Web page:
A Good Night’s Sleep: Easing Insomnia The Natural Way
Posted by Kate W on Monday, May 28th, 2012
When you have a new baby, sleep becomes such a precious commodity. In the first several weeks, they need to eat every few hours, and since they’re not exactly tall enough or mobile enough to open the fridge, at least one parent needs to be awake to facilitate the eating process. I’m lucky enough that at the age of 7 months, my daughter is now sleeping pretty regularly through the night, which does not happen for all parents; unfortunately, her idea of for the night means 5:30pm to about 4am. Four in the morning is not a great time for me; it’s too late to still be awake, but too early to get up. I am finally ready to sleep, but she just wants to party.
It’s easy to say, “Hey, if you know when she’s going to sleep, why don’t you just go to bed when she does?” I only wish I could make that happen. For starters, I’m at my most productive when she sleeps, as she’s too young yet to help. I can do the dishes, fold the laundry, cook dinner, make lunch for my husband to take to work the next day, and do a little freelance work much faster without wrangling her. Also, my husband doesn’t get home until 6pm most nights; if I went to bed with her at 5:30pm, we’d never see each other! But the biggest obstacle is my lifelong insomnia.
Ever since I was a child, it’s taken me hours to fall asleep every night. My brain starts racing, thinking of all the things I need to get done, and I work myself into a state of anxiety. Or, I think about a horror movie I saw ten years ago, and become convinced that if I open my eyes, there will be a man with a chainsaw standing by the bed. Anything my brain can throw at me to keep me awake, it does. I’ve tried sleep aids in the past, but over-the-counter meds are impervious to my insomnia’s strength, and the only prescription stuff that will actually help me fall asleep knocks me out so soundly that I’m afraid I wouldn’t be able to hear the baby if she cried. So I’ve turned to more natural remedies, like melatonin.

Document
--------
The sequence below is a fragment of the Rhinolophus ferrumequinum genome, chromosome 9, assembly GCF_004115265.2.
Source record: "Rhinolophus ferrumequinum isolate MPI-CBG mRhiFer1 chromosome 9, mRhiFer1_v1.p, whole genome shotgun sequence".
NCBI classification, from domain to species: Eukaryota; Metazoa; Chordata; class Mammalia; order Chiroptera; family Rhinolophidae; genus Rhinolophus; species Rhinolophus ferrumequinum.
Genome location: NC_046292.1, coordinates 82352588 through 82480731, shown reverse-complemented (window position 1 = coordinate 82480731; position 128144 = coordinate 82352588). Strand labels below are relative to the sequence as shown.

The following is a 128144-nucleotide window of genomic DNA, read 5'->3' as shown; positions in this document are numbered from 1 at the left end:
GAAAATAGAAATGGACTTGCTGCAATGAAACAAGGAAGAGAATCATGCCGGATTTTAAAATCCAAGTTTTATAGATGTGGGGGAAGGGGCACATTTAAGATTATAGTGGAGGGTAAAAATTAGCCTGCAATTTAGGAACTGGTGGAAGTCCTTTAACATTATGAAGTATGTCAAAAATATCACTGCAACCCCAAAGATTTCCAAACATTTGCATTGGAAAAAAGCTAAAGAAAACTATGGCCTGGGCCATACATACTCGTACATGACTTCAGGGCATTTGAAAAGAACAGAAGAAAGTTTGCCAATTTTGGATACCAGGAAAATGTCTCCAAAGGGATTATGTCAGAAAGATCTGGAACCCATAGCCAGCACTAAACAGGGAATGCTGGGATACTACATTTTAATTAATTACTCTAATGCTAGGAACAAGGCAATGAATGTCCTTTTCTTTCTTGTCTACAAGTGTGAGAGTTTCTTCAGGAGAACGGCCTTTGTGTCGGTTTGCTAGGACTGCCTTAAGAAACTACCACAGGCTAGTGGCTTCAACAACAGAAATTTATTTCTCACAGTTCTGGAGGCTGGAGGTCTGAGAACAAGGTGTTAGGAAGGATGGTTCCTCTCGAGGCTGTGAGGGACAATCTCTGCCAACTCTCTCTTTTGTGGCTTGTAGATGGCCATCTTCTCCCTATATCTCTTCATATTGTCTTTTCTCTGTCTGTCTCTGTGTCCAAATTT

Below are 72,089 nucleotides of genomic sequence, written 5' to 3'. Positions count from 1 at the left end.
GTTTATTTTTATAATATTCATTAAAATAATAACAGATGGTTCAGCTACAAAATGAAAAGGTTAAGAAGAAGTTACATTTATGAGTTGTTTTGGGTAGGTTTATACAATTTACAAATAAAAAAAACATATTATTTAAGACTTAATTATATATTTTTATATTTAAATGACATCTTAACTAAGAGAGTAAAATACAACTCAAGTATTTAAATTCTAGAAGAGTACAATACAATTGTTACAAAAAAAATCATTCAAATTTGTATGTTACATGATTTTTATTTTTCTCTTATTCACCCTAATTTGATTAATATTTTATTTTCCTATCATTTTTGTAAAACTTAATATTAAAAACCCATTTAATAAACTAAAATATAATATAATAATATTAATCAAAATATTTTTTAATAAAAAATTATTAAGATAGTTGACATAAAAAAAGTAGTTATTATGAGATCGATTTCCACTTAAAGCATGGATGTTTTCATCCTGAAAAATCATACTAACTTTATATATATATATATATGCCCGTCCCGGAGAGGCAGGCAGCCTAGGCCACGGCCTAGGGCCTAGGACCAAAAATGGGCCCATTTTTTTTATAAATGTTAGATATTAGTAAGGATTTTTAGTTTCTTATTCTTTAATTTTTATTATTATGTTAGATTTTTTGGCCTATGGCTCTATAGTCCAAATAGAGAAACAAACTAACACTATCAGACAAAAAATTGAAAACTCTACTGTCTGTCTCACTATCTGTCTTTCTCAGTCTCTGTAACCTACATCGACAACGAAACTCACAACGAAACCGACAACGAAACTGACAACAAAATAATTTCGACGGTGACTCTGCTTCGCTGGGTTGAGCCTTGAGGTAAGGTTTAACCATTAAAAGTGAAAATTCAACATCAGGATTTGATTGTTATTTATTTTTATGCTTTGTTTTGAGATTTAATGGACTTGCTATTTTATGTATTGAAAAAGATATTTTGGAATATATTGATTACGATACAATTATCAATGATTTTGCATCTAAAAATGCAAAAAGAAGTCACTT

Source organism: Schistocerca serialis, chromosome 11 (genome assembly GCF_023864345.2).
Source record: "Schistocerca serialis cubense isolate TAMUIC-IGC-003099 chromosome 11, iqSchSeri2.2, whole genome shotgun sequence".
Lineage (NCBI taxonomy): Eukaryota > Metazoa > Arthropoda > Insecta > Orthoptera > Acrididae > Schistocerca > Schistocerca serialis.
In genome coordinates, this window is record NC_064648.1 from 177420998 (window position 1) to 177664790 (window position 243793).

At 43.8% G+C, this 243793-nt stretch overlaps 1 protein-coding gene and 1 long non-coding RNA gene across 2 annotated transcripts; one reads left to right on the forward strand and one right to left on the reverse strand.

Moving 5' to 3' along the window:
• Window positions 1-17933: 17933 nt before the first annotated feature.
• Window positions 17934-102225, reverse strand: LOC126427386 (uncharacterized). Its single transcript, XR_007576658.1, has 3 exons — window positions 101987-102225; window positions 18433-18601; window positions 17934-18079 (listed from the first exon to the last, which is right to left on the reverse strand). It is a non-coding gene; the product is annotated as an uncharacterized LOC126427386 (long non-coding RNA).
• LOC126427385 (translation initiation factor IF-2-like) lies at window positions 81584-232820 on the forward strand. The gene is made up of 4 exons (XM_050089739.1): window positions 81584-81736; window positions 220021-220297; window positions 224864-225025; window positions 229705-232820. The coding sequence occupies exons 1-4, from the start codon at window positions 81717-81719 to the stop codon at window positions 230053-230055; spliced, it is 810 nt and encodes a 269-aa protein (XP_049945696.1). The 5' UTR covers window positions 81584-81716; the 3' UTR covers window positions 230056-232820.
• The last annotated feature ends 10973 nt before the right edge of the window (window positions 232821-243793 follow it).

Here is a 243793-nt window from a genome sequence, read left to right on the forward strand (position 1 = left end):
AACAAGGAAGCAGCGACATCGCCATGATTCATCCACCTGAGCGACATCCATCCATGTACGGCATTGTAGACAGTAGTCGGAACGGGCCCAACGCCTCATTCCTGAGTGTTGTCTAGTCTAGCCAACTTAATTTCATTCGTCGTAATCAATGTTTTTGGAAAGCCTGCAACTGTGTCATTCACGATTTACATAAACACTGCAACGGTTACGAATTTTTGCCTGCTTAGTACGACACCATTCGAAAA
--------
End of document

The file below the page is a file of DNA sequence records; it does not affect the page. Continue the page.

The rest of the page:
Melatonin is a hormone produced by the body’s pineal gland, a small gland in the brain. Its function is to help control your sleep and wake cycles. Every person has their own natural sleep cycle, and that body clock helps regulate how much melatonin your body makes. Typically, melatonin levels rise in the evening, remain throughout the night, and fall off in the early morning hours. Because melatonin is affected by light levels, you may notice that your sleep cycle changes in the winter months, when the day is much shorter. This disruption to your natural schedule can contribute to seasonal affective disorder (SAD). Melatonin levels also drop with age, which may be why nearly half of older adults report sleeping issues.
While melatonin can be found in small amounts in food sources (including radicchio), it works best when taken as a supplement. Whether your sleep issues are from jet lag, working night shifts, or just run-of-the-mill insomnia, melatonin can make a huge difference in helping you get the rest you need to thrive during the day.
One day my daughter will be self-sufficient enough that I can fall asleep at my own pace, and hopefully sleep past 5am. On the plus side, unlike most parents, I won’t be exhausted from waiting up all night for her when she’s a rebellious teenager; I’ll be up anyway.
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